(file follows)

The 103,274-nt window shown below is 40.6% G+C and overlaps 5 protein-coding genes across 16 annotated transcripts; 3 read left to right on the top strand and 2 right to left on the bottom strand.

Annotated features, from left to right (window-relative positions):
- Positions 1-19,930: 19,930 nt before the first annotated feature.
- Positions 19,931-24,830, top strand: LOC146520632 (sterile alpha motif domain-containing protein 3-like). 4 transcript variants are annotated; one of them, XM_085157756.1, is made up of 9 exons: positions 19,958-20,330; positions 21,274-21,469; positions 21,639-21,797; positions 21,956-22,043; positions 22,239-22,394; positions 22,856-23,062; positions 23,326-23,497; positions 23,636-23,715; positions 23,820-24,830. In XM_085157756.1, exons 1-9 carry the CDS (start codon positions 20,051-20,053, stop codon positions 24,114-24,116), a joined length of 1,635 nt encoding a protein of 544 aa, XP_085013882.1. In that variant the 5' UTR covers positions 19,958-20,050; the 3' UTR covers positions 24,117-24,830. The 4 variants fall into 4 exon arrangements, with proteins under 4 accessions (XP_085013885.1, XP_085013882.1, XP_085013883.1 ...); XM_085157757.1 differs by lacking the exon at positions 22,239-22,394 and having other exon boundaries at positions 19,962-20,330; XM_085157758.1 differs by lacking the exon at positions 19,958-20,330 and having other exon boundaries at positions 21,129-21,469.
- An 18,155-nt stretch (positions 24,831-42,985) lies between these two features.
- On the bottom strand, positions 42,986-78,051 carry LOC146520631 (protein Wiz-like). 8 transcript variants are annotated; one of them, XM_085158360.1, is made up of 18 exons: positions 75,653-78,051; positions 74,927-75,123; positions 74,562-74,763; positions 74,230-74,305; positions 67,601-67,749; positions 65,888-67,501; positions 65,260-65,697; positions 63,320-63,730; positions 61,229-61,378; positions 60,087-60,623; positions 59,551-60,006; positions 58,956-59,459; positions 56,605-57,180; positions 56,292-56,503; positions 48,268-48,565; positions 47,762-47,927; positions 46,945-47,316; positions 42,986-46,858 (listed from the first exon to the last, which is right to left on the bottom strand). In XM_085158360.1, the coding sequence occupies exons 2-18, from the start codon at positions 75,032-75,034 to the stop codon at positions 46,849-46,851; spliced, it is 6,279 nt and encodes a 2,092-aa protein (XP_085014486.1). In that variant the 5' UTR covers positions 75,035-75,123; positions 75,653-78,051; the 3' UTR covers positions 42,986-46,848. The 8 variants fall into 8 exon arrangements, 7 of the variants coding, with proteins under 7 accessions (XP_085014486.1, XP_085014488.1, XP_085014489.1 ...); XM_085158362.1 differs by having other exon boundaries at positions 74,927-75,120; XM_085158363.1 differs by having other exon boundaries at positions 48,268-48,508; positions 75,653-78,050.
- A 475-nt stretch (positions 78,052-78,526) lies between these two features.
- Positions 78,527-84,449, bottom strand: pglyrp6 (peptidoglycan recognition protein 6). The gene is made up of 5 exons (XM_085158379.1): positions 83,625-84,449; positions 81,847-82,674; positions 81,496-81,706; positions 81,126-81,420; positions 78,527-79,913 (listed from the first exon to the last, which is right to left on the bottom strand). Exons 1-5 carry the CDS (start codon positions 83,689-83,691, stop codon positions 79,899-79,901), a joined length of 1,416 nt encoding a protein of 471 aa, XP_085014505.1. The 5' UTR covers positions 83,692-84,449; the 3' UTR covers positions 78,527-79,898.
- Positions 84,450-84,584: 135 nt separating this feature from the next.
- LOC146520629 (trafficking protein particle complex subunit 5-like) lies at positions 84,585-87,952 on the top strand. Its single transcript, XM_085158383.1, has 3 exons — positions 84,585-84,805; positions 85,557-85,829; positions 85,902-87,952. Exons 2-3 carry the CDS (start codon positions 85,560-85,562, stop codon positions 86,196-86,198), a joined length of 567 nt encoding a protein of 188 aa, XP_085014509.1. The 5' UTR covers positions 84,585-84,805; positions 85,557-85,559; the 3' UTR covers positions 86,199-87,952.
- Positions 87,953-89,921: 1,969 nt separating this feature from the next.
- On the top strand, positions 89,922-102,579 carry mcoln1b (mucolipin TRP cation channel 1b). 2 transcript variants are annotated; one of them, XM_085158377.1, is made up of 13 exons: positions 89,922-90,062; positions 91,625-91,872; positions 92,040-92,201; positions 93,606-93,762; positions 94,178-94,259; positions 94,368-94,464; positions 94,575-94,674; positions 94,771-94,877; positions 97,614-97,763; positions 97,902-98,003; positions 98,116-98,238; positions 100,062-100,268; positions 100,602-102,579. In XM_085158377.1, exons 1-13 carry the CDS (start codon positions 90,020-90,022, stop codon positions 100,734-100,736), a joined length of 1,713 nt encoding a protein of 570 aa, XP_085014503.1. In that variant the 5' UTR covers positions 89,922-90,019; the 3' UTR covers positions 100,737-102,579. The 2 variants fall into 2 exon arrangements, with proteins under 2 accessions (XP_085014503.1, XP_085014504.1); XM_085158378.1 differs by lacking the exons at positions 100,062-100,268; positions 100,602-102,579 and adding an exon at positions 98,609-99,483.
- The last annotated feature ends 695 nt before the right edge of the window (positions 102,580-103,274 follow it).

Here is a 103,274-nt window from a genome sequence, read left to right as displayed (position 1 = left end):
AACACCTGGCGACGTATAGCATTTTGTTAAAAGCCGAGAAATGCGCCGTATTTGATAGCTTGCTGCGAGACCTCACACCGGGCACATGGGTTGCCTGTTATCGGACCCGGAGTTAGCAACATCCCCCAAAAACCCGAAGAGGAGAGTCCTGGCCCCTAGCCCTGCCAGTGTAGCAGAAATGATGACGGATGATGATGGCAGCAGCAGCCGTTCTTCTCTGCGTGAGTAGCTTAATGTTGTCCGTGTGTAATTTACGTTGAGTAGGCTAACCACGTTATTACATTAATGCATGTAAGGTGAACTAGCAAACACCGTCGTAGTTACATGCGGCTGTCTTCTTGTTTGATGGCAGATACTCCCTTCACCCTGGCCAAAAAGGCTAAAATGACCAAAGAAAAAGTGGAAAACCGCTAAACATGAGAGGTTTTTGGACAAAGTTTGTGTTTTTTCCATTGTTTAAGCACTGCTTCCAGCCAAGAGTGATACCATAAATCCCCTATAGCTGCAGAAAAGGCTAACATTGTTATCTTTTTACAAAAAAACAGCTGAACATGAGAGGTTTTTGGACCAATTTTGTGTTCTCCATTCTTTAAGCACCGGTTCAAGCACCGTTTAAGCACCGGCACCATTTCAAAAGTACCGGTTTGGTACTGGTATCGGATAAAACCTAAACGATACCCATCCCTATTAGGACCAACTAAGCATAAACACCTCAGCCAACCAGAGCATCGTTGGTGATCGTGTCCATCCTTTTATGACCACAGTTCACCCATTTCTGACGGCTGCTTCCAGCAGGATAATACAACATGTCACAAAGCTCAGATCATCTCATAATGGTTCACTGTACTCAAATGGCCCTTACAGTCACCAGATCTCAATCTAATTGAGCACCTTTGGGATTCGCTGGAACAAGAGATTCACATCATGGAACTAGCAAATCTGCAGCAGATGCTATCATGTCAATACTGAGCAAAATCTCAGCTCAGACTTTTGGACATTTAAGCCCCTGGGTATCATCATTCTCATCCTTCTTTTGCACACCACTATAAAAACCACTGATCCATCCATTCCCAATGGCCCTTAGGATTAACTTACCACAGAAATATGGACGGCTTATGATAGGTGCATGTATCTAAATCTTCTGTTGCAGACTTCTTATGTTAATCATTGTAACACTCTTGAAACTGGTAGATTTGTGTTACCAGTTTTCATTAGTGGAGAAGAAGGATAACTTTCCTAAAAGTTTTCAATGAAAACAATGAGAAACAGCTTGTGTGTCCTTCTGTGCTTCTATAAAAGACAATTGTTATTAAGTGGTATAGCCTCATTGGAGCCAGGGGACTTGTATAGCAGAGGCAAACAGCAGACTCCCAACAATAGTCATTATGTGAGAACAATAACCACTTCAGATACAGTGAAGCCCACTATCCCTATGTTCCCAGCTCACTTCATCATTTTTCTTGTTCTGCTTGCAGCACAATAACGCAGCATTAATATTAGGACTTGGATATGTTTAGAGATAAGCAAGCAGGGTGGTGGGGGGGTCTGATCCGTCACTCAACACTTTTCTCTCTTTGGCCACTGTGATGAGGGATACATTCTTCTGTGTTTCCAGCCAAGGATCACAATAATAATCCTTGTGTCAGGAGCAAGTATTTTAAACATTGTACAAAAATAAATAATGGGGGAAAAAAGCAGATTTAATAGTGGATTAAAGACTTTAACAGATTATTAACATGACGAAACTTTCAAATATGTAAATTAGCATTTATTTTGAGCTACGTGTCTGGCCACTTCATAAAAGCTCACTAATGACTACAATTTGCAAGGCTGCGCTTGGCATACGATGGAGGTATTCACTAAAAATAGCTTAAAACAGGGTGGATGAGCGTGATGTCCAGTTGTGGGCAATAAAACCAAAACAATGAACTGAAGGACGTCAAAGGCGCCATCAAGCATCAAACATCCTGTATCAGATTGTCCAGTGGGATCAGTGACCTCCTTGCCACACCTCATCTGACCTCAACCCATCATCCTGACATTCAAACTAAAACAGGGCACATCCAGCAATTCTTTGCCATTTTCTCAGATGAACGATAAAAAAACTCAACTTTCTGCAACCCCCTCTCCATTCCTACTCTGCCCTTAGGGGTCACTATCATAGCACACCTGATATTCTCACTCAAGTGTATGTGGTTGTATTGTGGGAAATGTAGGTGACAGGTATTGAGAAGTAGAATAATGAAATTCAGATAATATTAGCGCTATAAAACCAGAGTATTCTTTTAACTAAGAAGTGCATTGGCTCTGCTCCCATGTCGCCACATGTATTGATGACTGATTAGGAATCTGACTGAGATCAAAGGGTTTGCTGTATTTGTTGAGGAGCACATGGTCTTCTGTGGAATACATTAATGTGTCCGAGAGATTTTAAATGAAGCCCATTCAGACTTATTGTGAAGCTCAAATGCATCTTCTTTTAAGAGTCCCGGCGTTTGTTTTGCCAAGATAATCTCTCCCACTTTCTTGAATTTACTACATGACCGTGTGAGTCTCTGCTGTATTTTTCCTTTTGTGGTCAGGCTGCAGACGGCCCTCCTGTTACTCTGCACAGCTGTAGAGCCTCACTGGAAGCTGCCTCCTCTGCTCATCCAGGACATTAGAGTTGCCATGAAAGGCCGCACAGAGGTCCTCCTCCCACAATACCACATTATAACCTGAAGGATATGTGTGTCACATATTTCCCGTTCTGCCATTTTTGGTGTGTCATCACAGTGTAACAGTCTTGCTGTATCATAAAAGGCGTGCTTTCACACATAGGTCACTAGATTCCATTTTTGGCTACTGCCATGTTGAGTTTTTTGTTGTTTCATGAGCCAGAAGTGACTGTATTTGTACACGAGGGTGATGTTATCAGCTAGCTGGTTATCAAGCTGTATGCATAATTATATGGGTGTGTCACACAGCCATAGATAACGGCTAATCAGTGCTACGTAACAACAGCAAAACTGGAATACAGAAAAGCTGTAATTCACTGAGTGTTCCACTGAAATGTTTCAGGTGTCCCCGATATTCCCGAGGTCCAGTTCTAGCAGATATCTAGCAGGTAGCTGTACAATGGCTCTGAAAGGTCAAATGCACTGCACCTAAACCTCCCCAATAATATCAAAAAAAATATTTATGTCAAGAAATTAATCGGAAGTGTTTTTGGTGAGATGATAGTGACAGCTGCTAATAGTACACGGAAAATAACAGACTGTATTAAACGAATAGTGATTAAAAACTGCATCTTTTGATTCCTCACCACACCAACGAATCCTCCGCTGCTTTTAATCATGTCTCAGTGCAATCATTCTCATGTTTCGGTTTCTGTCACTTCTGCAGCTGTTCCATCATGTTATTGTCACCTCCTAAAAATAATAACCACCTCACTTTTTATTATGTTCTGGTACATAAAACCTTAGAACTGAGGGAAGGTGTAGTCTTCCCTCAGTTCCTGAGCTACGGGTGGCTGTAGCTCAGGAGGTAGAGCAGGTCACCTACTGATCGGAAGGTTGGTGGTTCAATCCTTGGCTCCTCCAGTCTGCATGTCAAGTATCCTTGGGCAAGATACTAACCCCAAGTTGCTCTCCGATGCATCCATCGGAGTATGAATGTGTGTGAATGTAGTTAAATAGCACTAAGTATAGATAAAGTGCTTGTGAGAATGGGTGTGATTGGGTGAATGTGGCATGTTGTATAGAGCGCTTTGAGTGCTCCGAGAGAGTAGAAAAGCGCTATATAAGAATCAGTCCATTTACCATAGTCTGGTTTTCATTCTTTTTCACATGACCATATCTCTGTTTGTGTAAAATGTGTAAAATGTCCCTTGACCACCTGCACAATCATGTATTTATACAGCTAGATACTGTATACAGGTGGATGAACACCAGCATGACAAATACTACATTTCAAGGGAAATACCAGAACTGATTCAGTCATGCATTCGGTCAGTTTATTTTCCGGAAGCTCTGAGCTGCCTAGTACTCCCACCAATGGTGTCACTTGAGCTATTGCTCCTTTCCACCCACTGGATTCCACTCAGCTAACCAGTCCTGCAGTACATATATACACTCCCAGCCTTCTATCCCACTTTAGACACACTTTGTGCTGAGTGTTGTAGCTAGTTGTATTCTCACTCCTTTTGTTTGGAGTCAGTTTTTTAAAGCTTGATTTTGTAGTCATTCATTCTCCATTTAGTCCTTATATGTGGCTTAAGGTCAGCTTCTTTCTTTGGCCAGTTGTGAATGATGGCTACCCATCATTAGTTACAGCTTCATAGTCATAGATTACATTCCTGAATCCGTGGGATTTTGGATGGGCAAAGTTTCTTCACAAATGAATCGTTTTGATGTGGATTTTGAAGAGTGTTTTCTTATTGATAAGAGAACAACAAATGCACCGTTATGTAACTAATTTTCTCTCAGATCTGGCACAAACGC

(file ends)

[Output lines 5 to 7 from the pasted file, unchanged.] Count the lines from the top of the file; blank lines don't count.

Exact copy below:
- An 18,155-nt stretch (positions 24,831-42,985) lies between these two features.
- On the bottom strand, positions 42,986-78,051 carry LOC146520631 (protein Wiz-like). 8 transcript variants are annotated; one of them, XM_085158360.1, is made up of 18 exons: positions 75,653-78,051; positions 74,927-75,123; positions 74,562-74,763; positions 74,230-74,305; positions 67,601-67,749; positions 65,888-67,501; positions 65,260-65,697; positions 63,320-63,730; positions 61,229-61,378; positions 60,087-60,623; positions 59,551-60,006; positions 58,956-59,459; positions 56,605-57,180; positions 56,292-56,503; positions 48,268-48,565; positions 47,762-47,927; positions 46,945-47,316; positions 42,986-46,858 (listed from the first exon to the last, which is right to left on the bottom strand). In XM_085158360.1, the coding sequence occupies exons 2-18, from the start codon at positions 75,032-75,034 to the stop codon at positions 46,849-46,851; spliced, it is 6,279 nt and encodes a 2,092-aa protein (XP_085014486.1). In that variant the 5' UTR covers positions 75,035-75,123; positions 75,653-78,051; the 3' UTR covers positions 42,986-46,848. The 8 variants fall into 8 exon arrangements, 7 of the variants coding, with proteins under 7 accessions (XP_085014486.1, XP_085014488.1, XP_085014489.1 ...); XM_085158362.1 differs by having other exon boundaries at positions 74,927-75,120; XM_085158363.1 differs by having other exon boundaries at positions 48,268-48,508; positions 75,653-78,050.
- A 475-nt stretch (positions 78,052-78,526) lies between these two features.